Scarcity driving up the prices
Launtia Cuff, Gleaner Writer
As farmers strive to find ways to combat one of the country's harshest droughts in recent years, and with news that there is worse to come, several crops in the breadbasket parish of St Elizabeth are now scarce and the farmers are uncertain of what will happen in the coming months. As a result of the drought crisis, consumers have already started to feel the effects of higher prices at the markets.
Christine, who farms with her husband, sells produce to the vendors in the Santa Cruz market. Farming mainly scallion, melons, tomatoes, cabbage and thyme, she said there is no doubt that local ground produce will run out very soon.
"Everything will be short, and soon most of them won't be around. Maybe we will have some, but depending what and in small amounts," Christine told The Gleaner.
Produce dried up
"The cabbage dry up already and the scallion brown; everything dry up. We have one acre a cabbage and melon right now but them dry up. Most of the [planting] trays me have to throw them away because we were trying to hide them from the sun but the breeze a dry them out too."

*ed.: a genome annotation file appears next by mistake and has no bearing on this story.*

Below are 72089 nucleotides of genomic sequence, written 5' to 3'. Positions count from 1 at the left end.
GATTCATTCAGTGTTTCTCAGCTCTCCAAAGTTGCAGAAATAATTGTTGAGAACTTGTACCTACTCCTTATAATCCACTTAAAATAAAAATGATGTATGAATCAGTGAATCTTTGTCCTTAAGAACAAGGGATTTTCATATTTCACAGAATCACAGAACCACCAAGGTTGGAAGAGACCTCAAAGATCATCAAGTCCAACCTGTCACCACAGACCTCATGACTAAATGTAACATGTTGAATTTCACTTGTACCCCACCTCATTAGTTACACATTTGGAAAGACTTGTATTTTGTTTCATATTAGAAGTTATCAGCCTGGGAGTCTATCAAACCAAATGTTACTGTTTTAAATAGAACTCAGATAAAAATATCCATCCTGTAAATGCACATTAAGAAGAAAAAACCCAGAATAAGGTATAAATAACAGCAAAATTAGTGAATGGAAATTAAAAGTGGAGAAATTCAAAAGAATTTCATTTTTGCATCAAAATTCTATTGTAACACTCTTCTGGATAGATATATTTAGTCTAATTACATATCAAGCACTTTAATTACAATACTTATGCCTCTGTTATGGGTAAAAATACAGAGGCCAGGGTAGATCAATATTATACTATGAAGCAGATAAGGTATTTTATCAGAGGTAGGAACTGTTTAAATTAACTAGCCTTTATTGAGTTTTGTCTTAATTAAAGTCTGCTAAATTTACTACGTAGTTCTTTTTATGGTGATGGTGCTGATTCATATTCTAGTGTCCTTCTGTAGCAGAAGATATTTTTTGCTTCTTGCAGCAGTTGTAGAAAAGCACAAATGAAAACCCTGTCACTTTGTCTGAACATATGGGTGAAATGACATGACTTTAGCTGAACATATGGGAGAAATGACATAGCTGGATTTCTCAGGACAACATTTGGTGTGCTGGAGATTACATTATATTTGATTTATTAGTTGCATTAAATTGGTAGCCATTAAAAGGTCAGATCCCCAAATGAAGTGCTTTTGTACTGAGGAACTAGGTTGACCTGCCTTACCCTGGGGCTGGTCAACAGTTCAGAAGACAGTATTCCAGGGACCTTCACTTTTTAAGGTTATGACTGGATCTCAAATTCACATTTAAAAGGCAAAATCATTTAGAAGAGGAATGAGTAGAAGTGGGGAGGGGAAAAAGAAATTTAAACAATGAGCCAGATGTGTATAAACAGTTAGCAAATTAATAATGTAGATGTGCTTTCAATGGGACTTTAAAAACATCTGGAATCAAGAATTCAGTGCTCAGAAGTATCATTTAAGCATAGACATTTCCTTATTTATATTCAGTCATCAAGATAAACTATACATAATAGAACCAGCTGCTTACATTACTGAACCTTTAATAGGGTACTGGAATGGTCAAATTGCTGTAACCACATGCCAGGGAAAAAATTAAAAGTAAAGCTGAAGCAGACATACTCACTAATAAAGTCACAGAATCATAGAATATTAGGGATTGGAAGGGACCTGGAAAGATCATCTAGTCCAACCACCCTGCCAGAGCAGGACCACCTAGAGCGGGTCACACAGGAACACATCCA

Lincoln Facey, who farms in New Building, shares similar concerns.
"Tomato, cucumber, cauliflower and broccoli, peanut as well, are very scarce. It's not that they won't get it but they are very, very scarce. You have to have irrigation. Even thyme, not even half the weight you getting anymore," Facey said.
Sharon, who sells in the Santa Cruz market, said since the intense dry period the prices for agricultural produce have increased, causing vendors to pass on that increase to the consumers.
"Boy, the price gone up; price terrible now. It was alright until the drought come. Tomato is now $120 to $130 a pound; you would normally buy it for like $40 or $50 a pound," Sharon stated.
"The vegetables from some areas come een like dry grass. You can't get the produce to buy and sell as you please."